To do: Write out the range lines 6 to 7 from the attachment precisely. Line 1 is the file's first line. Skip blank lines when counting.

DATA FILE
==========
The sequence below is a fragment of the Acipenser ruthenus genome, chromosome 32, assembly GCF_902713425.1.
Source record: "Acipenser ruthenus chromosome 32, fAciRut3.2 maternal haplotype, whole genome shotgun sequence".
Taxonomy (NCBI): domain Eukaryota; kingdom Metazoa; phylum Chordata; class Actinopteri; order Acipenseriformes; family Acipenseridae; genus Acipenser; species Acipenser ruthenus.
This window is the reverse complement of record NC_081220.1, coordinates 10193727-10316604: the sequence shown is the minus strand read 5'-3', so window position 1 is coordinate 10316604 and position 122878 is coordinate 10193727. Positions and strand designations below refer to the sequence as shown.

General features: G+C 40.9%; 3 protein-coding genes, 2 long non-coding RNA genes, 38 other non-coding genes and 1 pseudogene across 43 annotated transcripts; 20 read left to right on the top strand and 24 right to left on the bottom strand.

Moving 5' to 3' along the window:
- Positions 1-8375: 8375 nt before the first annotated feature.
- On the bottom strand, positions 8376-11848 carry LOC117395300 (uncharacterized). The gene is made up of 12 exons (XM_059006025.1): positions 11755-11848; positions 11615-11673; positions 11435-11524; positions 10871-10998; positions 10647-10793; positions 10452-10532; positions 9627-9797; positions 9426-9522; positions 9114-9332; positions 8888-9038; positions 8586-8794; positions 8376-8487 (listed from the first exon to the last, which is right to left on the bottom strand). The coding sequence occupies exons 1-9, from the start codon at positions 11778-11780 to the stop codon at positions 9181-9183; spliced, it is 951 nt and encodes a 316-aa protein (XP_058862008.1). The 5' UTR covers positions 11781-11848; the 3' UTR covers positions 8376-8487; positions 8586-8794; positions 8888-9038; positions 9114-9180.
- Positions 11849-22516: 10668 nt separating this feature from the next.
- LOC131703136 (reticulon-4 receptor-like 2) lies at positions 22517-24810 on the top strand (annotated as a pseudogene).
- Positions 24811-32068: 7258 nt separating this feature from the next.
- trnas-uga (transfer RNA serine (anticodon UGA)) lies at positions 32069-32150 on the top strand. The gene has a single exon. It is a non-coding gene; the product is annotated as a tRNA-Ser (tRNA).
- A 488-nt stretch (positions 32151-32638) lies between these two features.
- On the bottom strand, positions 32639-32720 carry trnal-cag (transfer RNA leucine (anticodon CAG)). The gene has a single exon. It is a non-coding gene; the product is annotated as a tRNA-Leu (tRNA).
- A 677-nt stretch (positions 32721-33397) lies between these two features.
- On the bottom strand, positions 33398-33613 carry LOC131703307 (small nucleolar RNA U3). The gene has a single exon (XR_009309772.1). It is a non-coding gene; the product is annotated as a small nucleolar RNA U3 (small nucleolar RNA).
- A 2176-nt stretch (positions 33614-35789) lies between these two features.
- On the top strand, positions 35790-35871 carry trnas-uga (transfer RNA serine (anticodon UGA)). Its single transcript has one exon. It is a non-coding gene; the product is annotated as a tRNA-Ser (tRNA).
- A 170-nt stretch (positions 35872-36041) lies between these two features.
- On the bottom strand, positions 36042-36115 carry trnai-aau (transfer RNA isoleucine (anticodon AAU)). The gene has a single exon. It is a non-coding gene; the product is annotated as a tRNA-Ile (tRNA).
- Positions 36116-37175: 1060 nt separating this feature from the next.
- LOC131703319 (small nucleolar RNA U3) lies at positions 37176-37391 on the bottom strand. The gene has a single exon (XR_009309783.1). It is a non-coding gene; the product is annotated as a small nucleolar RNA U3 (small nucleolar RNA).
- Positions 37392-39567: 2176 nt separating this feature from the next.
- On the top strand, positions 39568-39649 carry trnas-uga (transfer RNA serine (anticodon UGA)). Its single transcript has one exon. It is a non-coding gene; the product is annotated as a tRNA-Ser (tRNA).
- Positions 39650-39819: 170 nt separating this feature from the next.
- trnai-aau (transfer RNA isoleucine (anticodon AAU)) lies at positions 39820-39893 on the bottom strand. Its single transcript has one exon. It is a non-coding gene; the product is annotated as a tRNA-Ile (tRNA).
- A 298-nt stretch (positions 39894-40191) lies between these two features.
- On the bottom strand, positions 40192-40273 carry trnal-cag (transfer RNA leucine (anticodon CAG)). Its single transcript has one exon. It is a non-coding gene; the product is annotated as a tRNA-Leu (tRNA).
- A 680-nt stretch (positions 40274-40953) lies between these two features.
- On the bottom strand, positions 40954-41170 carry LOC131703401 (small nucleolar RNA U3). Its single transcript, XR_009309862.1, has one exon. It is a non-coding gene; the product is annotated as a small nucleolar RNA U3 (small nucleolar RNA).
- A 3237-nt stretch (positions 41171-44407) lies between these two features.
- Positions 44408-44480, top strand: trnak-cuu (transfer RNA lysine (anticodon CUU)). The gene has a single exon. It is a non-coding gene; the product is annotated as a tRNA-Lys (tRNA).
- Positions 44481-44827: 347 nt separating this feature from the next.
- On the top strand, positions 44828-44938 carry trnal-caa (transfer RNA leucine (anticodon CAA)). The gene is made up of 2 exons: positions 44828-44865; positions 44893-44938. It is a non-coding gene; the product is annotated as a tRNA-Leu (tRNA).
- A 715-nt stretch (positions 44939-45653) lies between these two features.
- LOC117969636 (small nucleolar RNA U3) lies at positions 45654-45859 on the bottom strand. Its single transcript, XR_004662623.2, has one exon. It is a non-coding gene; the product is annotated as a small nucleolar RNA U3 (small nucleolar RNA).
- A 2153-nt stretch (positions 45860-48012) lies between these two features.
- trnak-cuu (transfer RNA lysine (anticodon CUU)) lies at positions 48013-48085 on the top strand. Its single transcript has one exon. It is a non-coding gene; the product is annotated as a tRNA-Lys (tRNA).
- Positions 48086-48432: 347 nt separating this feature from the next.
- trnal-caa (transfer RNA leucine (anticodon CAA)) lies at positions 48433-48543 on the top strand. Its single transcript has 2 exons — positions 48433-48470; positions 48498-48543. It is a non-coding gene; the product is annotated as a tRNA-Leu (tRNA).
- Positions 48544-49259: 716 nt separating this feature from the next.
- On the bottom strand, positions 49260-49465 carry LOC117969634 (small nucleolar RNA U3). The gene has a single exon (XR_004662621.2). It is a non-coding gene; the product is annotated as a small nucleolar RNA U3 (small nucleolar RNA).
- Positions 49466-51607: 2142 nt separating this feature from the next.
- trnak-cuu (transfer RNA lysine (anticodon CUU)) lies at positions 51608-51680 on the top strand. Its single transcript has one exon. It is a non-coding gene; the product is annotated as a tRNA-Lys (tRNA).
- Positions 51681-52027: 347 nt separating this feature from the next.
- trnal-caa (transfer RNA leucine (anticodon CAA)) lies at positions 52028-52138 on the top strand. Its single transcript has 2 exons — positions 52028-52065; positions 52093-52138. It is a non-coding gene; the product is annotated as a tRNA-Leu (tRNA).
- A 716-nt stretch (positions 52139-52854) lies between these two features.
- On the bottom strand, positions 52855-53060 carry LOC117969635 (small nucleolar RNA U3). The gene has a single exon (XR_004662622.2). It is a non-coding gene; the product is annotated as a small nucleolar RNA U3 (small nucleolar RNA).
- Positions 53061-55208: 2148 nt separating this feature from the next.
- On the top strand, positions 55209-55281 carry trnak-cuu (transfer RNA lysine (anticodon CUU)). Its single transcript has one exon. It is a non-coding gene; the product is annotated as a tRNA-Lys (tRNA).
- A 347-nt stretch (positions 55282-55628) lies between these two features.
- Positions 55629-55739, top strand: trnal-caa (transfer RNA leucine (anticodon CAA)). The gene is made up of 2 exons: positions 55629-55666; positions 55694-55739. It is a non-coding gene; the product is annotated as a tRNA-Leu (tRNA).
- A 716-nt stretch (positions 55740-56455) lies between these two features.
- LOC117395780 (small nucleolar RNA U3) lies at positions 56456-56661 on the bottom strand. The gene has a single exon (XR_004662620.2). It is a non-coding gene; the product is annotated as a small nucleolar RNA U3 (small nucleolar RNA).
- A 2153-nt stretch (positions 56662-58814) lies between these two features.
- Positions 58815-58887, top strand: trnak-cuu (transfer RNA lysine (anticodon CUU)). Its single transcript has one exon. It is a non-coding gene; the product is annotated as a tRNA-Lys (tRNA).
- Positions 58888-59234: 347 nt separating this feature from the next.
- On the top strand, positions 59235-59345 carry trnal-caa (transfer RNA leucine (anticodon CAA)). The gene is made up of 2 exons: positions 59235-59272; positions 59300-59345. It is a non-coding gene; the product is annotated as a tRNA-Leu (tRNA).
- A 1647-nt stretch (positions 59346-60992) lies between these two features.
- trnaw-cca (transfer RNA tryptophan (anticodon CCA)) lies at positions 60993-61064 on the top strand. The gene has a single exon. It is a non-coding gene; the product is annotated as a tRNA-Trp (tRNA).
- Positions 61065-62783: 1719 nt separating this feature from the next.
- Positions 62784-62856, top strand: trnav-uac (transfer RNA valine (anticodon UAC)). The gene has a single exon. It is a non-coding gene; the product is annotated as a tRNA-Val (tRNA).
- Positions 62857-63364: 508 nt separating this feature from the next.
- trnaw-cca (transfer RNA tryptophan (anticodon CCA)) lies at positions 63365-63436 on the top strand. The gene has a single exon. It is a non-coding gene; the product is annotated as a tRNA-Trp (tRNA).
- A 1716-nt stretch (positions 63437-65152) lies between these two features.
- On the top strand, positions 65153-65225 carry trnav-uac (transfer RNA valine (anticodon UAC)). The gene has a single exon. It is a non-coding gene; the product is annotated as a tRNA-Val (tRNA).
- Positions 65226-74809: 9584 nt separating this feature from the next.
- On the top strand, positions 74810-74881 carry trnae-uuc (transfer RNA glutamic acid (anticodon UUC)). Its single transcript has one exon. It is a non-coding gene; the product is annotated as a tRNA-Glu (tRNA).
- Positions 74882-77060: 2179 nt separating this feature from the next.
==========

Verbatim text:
Moving 5' to 3' along the window:
- Positions 1-8375: 8375 nt before the first annotated feature.